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North Macedonia's prosecutor questioned over extortion scheme

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SKOPJE (Reuters) – North Macedonia’s special prosecutor in charge of investigating organised crime cases was questioned on Tuesday as part of an investigation into an extortion case.

Katica Janeva offered her resignation last month after local papers reported her alleged involvement in a scheme to take money from a businessman charged by her office over corruption allegations. Until a new prosecutor is appointed, she remains in the role.

Janeva, who has denied involvement in the extortion case, was called for questioning by the office of the public prosecutor on Tuesday.

“It is still only an investigation. I’m called as a witness,” Janeva told reporters after being questioned.

“No, I am not guilty.”

The case has become a major headache for Prime Minister Zoran Zaev’s Social Democrat government as the main suspect in the extortion scheme, Bojan Jovanovski, a controversial entertainer turned businessmen, was outspoken in showing links with top government officials.

His social media profiles include pictures of him socialising with Zaev, his ministers and Janeva.

Two men have been arrested for taking 1.5 million euros in cash from a businessman charged by the Special Prosecutor’s office.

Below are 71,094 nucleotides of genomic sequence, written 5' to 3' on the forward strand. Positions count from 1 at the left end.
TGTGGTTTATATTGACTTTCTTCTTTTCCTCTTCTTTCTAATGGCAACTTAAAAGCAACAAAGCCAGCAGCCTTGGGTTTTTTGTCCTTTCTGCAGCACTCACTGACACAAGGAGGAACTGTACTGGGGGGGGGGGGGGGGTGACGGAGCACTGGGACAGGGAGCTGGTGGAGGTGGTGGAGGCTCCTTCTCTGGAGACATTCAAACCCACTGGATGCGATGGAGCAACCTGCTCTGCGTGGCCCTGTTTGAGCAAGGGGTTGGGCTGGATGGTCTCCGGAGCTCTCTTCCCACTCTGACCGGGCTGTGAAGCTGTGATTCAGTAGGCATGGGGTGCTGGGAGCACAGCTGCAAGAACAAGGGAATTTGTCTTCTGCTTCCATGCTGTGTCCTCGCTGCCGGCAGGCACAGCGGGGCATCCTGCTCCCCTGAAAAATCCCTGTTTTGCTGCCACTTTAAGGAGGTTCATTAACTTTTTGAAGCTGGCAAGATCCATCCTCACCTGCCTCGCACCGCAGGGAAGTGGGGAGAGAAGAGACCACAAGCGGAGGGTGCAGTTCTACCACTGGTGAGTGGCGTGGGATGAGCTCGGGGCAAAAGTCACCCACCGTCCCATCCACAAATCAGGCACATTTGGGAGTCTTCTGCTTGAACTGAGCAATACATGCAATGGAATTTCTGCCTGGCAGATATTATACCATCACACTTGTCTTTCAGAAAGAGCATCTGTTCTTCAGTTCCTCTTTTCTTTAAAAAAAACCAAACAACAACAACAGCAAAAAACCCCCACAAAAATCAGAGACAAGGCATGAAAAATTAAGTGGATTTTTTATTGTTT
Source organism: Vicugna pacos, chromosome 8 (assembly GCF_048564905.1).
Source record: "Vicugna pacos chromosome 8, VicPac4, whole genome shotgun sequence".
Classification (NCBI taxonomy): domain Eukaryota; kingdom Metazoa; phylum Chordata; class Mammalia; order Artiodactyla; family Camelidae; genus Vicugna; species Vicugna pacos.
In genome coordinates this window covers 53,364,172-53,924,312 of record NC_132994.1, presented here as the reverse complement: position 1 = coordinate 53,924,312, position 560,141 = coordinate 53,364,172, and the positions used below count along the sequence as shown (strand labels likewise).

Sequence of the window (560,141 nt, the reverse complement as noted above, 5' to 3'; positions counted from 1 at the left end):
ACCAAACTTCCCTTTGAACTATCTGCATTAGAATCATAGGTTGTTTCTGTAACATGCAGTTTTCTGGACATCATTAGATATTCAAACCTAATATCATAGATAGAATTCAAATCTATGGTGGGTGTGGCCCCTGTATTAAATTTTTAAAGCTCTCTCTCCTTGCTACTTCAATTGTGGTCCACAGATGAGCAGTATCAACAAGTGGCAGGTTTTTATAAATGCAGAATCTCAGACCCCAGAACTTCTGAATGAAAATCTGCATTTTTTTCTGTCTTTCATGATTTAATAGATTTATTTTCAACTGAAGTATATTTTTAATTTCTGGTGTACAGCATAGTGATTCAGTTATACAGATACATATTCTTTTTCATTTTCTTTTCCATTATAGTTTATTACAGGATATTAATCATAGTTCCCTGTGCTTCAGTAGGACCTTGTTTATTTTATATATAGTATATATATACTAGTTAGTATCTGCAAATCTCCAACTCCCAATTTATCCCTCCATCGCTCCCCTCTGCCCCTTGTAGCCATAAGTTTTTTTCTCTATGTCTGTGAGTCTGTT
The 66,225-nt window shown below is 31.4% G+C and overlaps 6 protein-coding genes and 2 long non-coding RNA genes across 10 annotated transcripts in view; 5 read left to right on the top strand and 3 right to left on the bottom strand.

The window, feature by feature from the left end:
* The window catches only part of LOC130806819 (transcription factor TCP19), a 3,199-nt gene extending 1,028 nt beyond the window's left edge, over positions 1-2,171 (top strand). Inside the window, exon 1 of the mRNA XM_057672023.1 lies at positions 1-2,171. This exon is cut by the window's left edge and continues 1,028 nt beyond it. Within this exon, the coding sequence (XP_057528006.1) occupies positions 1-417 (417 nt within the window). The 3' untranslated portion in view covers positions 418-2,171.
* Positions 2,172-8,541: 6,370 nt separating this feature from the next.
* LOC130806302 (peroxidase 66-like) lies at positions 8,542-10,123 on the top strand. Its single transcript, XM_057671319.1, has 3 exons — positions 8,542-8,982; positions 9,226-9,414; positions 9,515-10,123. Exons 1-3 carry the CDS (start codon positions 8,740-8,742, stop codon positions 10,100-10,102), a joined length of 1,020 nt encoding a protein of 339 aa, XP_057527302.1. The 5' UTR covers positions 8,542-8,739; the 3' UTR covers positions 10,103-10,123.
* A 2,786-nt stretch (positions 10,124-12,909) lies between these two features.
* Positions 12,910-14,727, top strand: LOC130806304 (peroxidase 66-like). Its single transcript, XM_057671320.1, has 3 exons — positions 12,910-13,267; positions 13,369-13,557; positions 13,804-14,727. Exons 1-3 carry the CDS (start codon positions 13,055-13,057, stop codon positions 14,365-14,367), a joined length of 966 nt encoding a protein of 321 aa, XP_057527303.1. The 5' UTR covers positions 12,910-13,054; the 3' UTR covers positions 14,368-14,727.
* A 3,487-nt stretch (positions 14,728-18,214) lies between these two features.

In the recordings published by the Italian newspaper “La Verita”, the suspects tell the businessman they have access to Janeva and that they can help with dropping the charges.

In one of the recordings, a female voice was heard as saying: “Everything will be OK.” Janeva confirmed it was her voice.

The office of the special prosecutor was created under the 2015 EU-brokered agreement which ended a two-year political crisis in North Macedonia.

Its main task was to deal with high-level organised crime and corruption, cases that local institutions were not in a position to handle because they were influenced by politics.

The mandate of the office expired last September, but very few cases have been completed.

North Macedonia expects to get a date for accession talks with the European Union, but in order to progress towards membership it needs to reform its judiciary.

(Reporting by Kole Casule; Writing by Ivana Sekularac; Editing by Ed Osmond)

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